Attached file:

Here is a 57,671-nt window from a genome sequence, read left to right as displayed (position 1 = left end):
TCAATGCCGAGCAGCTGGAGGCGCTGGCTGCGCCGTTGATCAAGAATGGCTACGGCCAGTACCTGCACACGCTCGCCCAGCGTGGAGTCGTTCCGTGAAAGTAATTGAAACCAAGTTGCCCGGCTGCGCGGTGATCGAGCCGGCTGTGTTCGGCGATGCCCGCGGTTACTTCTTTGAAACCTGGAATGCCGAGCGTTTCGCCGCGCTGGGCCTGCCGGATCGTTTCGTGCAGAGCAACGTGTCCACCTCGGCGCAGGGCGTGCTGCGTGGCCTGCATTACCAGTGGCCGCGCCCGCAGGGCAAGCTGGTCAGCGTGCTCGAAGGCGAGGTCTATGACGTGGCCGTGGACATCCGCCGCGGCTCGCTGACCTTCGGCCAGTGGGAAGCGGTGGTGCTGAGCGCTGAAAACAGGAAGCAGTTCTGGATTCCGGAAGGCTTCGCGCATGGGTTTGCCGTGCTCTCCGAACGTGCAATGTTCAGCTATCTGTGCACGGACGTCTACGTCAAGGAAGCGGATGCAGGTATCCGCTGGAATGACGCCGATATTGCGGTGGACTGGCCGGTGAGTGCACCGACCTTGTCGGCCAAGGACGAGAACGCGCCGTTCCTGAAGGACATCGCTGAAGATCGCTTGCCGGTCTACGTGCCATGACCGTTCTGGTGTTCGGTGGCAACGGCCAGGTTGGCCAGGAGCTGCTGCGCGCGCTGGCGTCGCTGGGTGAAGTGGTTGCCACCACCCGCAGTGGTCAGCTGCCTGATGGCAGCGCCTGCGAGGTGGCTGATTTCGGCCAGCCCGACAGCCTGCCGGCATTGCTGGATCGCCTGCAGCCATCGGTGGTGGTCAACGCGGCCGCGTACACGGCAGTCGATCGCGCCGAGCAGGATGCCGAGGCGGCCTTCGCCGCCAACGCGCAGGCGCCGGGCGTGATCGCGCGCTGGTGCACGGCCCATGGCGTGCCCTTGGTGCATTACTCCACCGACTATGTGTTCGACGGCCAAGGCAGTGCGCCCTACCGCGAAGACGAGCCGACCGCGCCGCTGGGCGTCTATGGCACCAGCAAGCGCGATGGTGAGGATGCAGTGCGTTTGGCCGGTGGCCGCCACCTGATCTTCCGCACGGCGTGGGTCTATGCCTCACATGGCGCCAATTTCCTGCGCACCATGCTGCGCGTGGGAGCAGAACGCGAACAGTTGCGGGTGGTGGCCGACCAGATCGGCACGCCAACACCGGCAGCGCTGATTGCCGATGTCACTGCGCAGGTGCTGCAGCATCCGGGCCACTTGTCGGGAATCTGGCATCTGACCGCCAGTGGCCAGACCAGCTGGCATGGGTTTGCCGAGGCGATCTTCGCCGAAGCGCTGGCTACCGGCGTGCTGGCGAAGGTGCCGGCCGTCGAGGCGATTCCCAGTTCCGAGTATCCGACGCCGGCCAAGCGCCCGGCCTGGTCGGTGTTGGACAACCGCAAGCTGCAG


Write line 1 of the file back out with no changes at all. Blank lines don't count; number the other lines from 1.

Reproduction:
Here is a 57,671-nt window from a genome sequence, read left to right as displayed (position 1 = left end):